7 DERIVED BY THE APPLICATION OF PARAGRAPH C OF THIS SUBDIVISION.
8 (7) “GUIDELINE DURATION” SHALL MEAN THE DURATIONAL PERIOD DETERMINED
9 BY THE APPLICATION OF PARAGRAPH D OF THIS SUBDIVISION.
10 (8) “PRESUMPTIVE AWARD” SHALL MEAN THE GUIDELINE AMOUNT OF THE TEMPO-
11 RARY MAINTENANCE AWARD FOR THE GUIDELINE DURATION PRIOR TO THE COURT’S
12 APPLICATION OF ANY ADJUSTMENT FACTORS AS PROVIDED IN SUBPARAGRAPH ONE OF
13 PARAGRAPH E OF THIS SUBDIVISION.
14 (9) “SELF-SUPPORT RESERVE” SHALL MEAN THE SELF-SUPPORT RESERVE AS
15 DEFINED IN THE CHILD SUPPORT STANDARDS ACT AND CODIFIED IN SECTION TWO
16 HUNDRED FORTY OF THIS ARTICLE AND SECTION FOUR HUNDRED THIRTEEN OF THE
17 FAMILY COURT ACT.
C. THE COURT SHALL DETERMINE THE GUIDELINE AMOUNT OF TEMPORARY MAINTE-
19 NANCE IN ACCORDANCE WITH THE PROVISIONS OF THIS PARAGRAPH AFTER DETER-
20 MINING THE INCOME OF THE PARTIES:
21 (1) WHERE THE PAYOR’S INCOME IS UP TO AND INCLUDING THE INCOME CAP:
22 (A) THE COURT SHALL SUBTRACT TWENTY PERCENT OF THE INCOME OF THE PAYEE
23 FROM THIRTY PERCENT OF THE INCOME UP TO THE INCOME CAP OF THE PAYOR.
24 (B) THE COURT SHALL THEN MULTIPLY THE SUM OF THE PAYOR’S INCOME UP TO
25 AND INCLUDING THE INCOME CAP AND ALL OF THE PAYEE’S INCOME BY FORTY
26 PERCENT.
27 (C) THE COURT SHALL SUBTRACT THE INCOME OF THE PAYEE FROM THE AMOUNT
28 DERIVED FROM CLAUSE (B) OF THIS SUBPARAGRAPH.
29 (D) THE GUIDELINE AMOUNT OF TEMPORARY MAINTENANCE SHALL BE THE LOWER
30 OF THE AMOUNTS DETERMINED BY CLAUSES (A) AND (C) OF THIS SUBPARAGRAPH;
31 IF THE AMOUNT DETERMINED BY CLAUSE (C) OF THIS SUBPARAGRAPH IS LESS THAN
32 OR EQUAL TO ZERO, THE GUIDELINE AMOUNT SHALL BE ZERO DOLLARS.
33 (2) WHERE THE INCOME OF THE PAYOR EXCEEDS THE INCOME CAP:
34 (A) THE COURT SHALL DETERMINE THE GUIDELINE AMOUNT OF TEMPORARY MAIN-
35 TENANCE FOR THAT PORTION OF THE PAYOR’S INCOME THAT IS UP TO AND INCLUD-
36 ING THE INCOME CAP ACCORDING TO SUBPARAGRAPH ONE OF THIS PARAGRAPH, AND,
37 FOR THE PAYOR’S INCOME IN EXCESS OF THE INCOME CAP, THE COURT SHALL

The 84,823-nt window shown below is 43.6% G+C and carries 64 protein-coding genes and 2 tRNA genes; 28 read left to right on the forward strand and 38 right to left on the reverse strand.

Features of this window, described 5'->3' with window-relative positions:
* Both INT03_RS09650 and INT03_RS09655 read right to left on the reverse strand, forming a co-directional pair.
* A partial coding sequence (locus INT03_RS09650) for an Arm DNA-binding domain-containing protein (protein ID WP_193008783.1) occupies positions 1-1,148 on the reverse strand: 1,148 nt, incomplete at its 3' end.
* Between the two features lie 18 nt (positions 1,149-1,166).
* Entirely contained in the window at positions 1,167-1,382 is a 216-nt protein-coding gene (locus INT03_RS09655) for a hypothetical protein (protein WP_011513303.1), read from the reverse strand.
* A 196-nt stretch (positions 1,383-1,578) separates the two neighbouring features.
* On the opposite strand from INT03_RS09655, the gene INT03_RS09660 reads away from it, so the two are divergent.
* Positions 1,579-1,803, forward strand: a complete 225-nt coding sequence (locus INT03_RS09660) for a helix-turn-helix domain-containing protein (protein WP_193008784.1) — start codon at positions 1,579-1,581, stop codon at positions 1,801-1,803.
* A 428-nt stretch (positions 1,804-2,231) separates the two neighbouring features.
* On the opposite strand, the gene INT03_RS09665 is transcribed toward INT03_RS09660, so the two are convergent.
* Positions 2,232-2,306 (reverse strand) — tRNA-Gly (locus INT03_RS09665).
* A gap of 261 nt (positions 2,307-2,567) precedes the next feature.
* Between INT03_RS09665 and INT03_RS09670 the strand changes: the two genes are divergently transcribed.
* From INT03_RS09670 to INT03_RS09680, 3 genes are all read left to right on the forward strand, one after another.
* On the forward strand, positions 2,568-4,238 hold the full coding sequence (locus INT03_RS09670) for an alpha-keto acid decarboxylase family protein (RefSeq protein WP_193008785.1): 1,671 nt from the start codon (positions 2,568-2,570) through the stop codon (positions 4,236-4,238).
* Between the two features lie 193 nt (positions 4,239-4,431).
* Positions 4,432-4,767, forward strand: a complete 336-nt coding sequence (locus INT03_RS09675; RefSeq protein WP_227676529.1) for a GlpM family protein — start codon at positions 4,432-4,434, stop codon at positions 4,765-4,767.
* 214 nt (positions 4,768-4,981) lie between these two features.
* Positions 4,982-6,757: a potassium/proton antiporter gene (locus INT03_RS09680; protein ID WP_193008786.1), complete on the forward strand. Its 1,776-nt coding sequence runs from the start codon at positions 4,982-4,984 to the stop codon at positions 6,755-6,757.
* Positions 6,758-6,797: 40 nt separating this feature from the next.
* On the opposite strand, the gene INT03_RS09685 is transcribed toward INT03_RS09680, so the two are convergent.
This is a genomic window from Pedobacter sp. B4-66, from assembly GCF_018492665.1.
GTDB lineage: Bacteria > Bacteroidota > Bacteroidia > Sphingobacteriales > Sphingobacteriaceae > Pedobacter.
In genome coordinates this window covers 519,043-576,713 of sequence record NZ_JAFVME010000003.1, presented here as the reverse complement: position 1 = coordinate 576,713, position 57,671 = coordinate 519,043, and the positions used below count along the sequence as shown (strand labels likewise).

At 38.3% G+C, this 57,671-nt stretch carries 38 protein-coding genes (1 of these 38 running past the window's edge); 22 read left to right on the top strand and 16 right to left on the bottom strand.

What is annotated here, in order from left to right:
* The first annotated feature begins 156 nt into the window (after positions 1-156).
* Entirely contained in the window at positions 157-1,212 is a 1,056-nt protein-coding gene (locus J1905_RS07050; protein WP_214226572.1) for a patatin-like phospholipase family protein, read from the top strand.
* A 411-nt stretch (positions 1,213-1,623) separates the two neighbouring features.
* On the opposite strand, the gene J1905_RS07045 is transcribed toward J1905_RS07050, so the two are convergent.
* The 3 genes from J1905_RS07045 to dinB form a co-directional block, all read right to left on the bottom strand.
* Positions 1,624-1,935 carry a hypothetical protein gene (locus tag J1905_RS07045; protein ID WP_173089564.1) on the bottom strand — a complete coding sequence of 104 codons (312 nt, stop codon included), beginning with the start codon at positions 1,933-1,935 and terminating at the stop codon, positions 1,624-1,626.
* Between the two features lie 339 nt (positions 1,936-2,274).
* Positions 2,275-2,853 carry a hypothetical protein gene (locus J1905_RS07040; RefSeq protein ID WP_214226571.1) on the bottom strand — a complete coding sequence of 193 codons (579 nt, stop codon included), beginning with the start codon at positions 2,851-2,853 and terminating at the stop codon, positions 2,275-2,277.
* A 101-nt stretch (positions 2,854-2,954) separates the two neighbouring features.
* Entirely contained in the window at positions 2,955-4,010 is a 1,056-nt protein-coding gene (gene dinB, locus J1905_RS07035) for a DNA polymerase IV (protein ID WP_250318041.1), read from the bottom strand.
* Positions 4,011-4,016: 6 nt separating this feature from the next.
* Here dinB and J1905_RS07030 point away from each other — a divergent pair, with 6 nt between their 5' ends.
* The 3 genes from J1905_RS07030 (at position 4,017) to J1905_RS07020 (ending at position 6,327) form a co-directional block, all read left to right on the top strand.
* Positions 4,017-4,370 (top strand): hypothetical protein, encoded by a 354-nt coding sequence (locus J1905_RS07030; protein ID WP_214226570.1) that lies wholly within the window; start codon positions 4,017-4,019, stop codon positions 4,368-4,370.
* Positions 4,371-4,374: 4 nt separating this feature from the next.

38 DETERMINE ANY ADDITIONAL GUIDELINE AMOUNT OF TEMPORARY MAINTENANCE
39 THROUGH CONSIDERATION OF THE FOLLOWING FACTORS:
40 (I) THE LENGTH OF THE MARRIAGE;
41 (II) THE SUBSTANTIAL DIFFERENCES IN THE INCOMES OF THE PARTIES;
42 (III) THE STANDARD OF LIVING OF THE PARTIES ESTABLISHED DURING THE
43 MARRIAGE;
44 (IV) THE AGE AND HEALTH OF THE PARTIES;
45 (V) THE PRESENT AND FUTURE EARNING CAPACITY OF THE PARTIES;
46 (VI) THE NEED OF ONE PARTY TO INCUR EDUCATION OR TRAINING EXPENSES;
47 (VII) THE WASTEFUL DISSIPATION OF MARITAL PROPERTY;
48 (VIII) THE TRANSFER OR ENCUMBRANCE MADE IN CONTEMPLATION OF A MATRIMO-
49 NIAL ACTION WITHOUT FAIR CONSIDERATION;
50 (IX) THE EXISTENCE AND DURATION OF A PRE-MARITAL JOINT HOUSEHOLD OR A
51 PRE-DIVORCE SEPARATE HOUSEHOLD;
52 (X) ACTS BY ONE PARTY AGAINST ANOTHER THAT HAVE INHIBITED OR CONTINUE
53 TO INHIBIT A PARTY’S EARNING CAPACITY OR ABILITY TO OBTAIN MEANINGFUL
54 EMPLOYMENT. SUCH ACTS INCLUDE BUT ARE NOT LIMITED TO ACTS OF DOMESTIC
55 VIOLENCE AS PROVIDED IN SECTION FOUR HUNDRED FIFTY-NINE-A OF THE SOCIAL
56 SERVICES LAW;

In some respects, having a formula creates some predictability with respect to temporary spousal support awards that has been missing in the present law. At the same time, the blind application of the formula is likely to cause a different set of problems. If the bill passes, how these provisions are going to be interpreted by the courts is somewhat uncertain. As far as the divorce lawyers are concerned, this is likely to force divorce lawyers to spend even more time counseling clients with respect to temporary spousal support and post-divorce spousal support issues.